Fiberglass Siding

Fiberglass siding is one of the newest options available for cladding your house. It has many of the advantage of vinyl siding and fewer disadvantages, but is usually more expensive.

The image that might have come to mind when you first heard of fiberglass siding is the corrugated siding sometimes used on agricultural and industrial buildings. This siding is different. It looks much like wood siding. It has the same profile as wood lap siding and comes in the same basic dimensions. It is grained to look like wood. Most the siding products can make that claim, so I will not state that it is superior in looks, only that it can hold its own and you can decide if it looks better.

I say it is the newest, but it is also an old product. There was a siding made of fiberglass used years ago that could not compete against aluminum and vinyl, but the new product is very competitive.

Siding Properties

Vinyl siding is extruded. The vinyl is heated and pressed through a die into its profile shape. Fiberglass siding is pultruded. Fibers of glass are pulled through hot plastic that then goes through a die that gives it a profile shape. In both cases a slight texture is imprinted into the plastic/vinyl after it is extruded.

It is the fiberglass that provides the advantage. Plastics tend to expand with heat. It’s a small percentage, but over the length of a house that adds up to several inches of expansion. Glass fibers do not expand. Bound to the plastic they prevent the plastic from expanding. The expansion factor for siding containing fiberglass is about the same as for your windows, which is negligible. It has the lowest expansion factor of any of the artificial siding products.

Vinyl siding has special slots that are used with special fasteners to allow the vinyl to expand and contract. At the end of the siding, at the corners, wide vertical moldings are required to accommodate all that expanding and contracting. If you don’t like these wide corner boards then you definitely should consider other forms of siding.

Fiberglass, with little expansion, does not require these wide molding boards. It is treated as if it had no expansion. The boards are butted against each other and against any end boards. The seam is nearly invisible

This fiberglass siding was broken on purpose to demonstrate the strands of fiberglass inside the plank. Courtesy of Rob Wiseman Construction, LLC, certified installers in Columbus, OH

Fiberglass is also strong, but as a siding it is not structural. It won’t hold weight, but it has sufficient rigidity to support its own weight. It will not sag. It is actually stronger than wood for an equivalent thickness, but fiberglass siding, like vinyl siding, is made very thin to keep the costs down, so its only strong if you compare it to a similar shaped product like vinyl siding. Vinyl sags, fiberglass doesn’t.

It is durable. Vinyl can be cracked and broken with stones thrown from a lawnmower. It can even be cracked with a good hard snowball if it is cold enough. Fiberglass is much tougher. It is its superior performance in extreme cold that makes it especially attractive in the northern states.

While it is designed to hold color forever, it can be painted. Like any plastic some preparation of the surface will help, but since it doesn’t expand you can use a wider variety of paint than is available for vinyl siding and it should adhere longer.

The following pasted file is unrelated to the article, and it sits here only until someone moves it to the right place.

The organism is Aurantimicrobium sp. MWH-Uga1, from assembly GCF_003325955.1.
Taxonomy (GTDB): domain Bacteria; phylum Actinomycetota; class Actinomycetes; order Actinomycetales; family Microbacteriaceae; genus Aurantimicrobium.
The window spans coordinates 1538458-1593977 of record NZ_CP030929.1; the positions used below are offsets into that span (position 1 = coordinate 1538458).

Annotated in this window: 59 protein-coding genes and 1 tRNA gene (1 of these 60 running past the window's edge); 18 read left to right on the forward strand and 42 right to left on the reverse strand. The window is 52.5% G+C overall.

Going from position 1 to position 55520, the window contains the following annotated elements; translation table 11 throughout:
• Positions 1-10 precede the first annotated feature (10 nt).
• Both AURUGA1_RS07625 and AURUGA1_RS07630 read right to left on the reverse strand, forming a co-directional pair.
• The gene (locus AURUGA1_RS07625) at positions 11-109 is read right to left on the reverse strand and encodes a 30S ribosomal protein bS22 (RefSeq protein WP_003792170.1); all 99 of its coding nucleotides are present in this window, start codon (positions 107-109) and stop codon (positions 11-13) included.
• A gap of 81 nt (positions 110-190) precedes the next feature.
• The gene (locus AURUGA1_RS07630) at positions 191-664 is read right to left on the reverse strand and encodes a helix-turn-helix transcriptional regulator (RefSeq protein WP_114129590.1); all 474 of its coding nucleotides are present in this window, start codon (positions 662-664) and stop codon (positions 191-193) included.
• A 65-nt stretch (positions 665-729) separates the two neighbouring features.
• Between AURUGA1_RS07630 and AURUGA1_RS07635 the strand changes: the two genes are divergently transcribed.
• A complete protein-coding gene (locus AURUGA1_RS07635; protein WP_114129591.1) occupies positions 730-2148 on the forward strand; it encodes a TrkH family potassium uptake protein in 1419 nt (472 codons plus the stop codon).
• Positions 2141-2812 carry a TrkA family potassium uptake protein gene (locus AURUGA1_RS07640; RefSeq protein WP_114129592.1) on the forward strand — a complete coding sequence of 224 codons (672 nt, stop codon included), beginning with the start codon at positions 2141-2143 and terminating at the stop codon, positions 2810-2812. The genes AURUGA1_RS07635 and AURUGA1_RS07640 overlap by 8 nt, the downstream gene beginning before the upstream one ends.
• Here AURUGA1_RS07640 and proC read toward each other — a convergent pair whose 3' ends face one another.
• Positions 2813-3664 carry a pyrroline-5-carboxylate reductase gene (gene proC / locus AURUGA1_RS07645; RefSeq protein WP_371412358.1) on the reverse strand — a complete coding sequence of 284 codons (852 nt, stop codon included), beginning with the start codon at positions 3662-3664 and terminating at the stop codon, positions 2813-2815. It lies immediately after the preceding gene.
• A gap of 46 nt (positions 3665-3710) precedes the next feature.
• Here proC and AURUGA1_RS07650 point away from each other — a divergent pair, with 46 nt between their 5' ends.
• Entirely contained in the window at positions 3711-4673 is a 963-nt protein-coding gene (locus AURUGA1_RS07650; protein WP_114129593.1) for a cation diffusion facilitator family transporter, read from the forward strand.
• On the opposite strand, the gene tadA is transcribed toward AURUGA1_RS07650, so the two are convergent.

Fiberglass siding is supposed to have superior water management. All siding blocks most of the water, but strong winds, condensation, and snow conspire to allowing some water behind the siding. That is why you need a water barrier behind the siding.

I have heard some fiberglass siding proponents claim that this is not required with their products. I am skeptical and still would want this extra protection. The siding companies themselves do not make this claim. The cost is minor compared to the damage that can result if water gets into the structure of your house or into the insulation. However, I will concede that without the expansion that comes with vinyl a fiberglass siding should perform much better as a water barrier.

Siding for Do-It-Yourselfers

Vinyl has the advantage for the do-it-yourselfer. It is easy to cut, and there is a wealth of experience working with it. The fiberglass is more difficult to cut and there is less experience to draw on. However, a confidant and experienced handyman homeowner should still be able to apply fiberglass themselves.

The difficulty will be in getting a source of fiberglass siding for a DIY project. Within the vinyl market there is a lot of competition and many brand options. Fiberglass is newer and harder to find without going through an installer. In fact, I can only find two manufacturers for this product, Apex and Tecton, and I am pretty sure that one contracts from the other.

Both companies offer the siding in either a 4 inch lap, or a 7 inch lap. Apex offers 10 colors, but 4 of those are gray. Tecton offers 7 colors. These are the same colors as is offered by Apex, lacking only a gold and two grays.

Apex is owned by Marvin Windows. Tecton also manufactures fiberglass trim for doors. It sounds eerily similar.

This general lack of market penetration may mean that you can’t even find a contractor nearby, or that your contractor may have limited experience with this product. The lack of breadth in the market also means you have a limited choice of colors as compared to Vinyl. That is something you will have to determine, but I do recommend that you investigate if fiberglass siding is available in your area. I consider it the superior product and should be the standard against which the others are measured.


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